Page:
Magazine article Sunset

A Guide to Young Sprouts

Magazine article Sunset

A Guide to Young Sprouts

Article excerpt

A guide to young sprouts

Chopping for alfalfa sprouts the other day, I was reminded of the radical statement these green wisps made in the '60s and '70s. If you ate them, you were labeled a health nut (a less positive accusation then than now) or a hippie. But no more.

Many kinds of sprouts are now readily available, and eating them means no more than that you like the way they taste. Each has an interesting personality, and blended sprout mixes take advantage of this. Any of these tender greens fit readily into salads or sandwiches, but that's just for starters.

Peter Henderson grows a lot of sprouts at Sprout House in San Bruno, California, and we gathered a group of them--though not all of the kinds I've spotted--for a tasting.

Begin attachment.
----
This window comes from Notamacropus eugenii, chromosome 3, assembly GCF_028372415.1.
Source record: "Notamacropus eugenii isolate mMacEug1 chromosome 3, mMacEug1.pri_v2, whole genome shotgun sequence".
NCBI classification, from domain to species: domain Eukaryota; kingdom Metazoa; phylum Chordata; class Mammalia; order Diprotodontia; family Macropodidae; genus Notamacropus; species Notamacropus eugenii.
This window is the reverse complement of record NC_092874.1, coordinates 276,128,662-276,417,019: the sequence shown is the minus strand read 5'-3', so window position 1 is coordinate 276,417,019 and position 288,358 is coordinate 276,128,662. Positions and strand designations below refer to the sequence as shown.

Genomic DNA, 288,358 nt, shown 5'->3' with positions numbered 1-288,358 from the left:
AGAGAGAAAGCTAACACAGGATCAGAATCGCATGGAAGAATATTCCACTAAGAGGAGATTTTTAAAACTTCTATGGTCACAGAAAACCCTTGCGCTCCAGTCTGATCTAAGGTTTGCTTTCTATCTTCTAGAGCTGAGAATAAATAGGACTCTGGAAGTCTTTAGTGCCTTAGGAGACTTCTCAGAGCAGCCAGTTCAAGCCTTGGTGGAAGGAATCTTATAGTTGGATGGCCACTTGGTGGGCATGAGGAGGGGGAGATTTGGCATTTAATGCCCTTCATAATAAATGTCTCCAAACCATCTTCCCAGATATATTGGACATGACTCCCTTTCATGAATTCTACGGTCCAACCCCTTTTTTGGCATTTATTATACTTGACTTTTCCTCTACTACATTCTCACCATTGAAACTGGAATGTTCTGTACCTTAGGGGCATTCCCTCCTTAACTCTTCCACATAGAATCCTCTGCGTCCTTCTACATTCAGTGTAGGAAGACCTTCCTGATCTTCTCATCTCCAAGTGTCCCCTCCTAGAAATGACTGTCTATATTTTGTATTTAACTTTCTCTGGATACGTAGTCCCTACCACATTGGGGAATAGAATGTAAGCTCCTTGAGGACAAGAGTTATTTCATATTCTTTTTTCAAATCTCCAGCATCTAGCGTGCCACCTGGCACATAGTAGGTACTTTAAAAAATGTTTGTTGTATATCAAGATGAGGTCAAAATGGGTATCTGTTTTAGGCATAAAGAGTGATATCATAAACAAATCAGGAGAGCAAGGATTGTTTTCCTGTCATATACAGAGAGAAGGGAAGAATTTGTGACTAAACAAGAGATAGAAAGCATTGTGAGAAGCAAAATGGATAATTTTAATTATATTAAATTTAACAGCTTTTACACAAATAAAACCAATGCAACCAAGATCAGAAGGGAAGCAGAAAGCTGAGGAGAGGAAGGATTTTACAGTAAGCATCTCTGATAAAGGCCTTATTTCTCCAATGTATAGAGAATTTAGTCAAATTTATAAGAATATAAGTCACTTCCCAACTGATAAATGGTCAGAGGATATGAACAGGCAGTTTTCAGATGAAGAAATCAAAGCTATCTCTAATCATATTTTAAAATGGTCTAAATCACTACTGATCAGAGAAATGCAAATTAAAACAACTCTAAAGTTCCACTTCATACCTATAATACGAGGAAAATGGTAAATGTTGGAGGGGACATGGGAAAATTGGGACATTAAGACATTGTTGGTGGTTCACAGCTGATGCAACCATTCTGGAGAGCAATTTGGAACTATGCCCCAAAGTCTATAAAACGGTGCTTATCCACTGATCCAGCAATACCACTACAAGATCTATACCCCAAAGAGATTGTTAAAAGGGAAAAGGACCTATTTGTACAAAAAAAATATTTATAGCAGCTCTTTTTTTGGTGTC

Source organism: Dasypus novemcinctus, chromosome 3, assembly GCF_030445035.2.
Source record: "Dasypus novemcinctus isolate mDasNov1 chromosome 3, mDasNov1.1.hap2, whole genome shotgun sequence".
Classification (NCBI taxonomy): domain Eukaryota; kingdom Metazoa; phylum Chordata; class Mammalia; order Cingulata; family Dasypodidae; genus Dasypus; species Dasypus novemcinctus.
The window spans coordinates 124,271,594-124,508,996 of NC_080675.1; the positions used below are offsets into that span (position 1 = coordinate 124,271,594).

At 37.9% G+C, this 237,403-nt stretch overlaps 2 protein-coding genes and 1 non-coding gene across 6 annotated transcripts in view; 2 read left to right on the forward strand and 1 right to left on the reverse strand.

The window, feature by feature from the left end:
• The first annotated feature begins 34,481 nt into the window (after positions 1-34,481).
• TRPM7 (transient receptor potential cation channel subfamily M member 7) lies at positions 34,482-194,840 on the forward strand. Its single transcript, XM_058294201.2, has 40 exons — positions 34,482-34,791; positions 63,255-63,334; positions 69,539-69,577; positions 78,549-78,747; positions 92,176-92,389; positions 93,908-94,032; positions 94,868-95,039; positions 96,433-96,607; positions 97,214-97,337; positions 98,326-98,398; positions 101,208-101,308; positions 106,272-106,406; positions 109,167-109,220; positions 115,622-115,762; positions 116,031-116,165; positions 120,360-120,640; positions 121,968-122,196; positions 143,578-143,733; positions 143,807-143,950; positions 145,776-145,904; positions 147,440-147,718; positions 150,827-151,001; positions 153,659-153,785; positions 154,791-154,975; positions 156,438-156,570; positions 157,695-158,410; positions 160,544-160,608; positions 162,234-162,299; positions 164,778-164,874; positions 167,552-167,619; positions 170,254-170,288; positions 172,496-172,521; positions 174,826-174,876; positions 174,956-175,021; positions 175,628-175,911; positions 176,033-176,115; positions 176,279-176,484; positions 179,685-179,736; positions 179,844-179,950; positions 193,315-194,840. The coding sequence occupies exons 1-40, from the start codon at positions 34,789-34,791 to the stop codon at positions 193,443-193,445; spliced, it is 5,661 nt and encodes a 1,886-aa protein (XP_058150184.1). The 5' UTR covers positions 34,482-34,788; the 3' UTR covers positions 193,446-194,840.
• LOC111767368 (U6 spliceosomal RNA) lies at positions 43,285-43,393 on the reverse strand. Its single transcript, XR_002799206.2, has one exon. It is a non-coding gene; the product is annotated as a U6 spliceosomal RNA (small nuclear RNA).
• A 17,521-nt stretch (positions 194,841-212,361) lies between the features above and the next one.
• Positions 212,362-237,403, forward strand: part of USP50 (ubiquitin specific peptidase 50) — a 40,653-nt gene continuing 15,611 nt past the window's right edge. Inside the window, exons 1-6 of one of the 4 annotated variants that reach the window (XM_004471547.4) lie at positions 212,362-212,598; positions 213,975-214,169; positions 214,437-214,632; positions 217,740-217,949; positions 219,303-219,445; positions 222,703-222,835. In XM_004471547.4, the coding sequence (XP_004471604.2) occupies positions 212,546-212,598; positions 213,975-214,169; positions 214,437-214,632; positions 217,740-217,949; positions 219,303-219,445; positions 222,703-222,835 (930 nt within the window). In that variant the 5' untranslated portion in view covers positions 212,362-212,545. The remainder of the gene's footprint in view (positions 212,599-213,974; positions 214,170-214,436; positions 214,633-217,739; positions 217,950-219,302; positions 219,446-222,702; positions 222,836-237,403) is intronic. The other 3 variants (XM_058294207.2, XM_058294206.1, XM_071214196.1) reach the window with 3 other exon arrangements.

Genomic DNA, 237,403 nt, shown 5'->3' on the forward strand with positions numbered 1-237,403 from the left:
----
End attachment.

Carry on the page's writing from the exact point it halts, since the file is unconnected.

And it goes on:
Clover sprouts. Look a lot like alfalfa sprouts, with a fresh, sweeter, cool flavor; they're just as adaptable.

Onion sprouts. Hair-thin and tipped with black seed, with the look and taste of green onions. Use where a faint touch of onion is desired; I love them rolled into omelets. …

Search by... Author
Show... All Results Primary Sources Peer-reviewed


An unknown error has occurred. Please click the button below to reload the page. If the problem persists, please try again in a little while.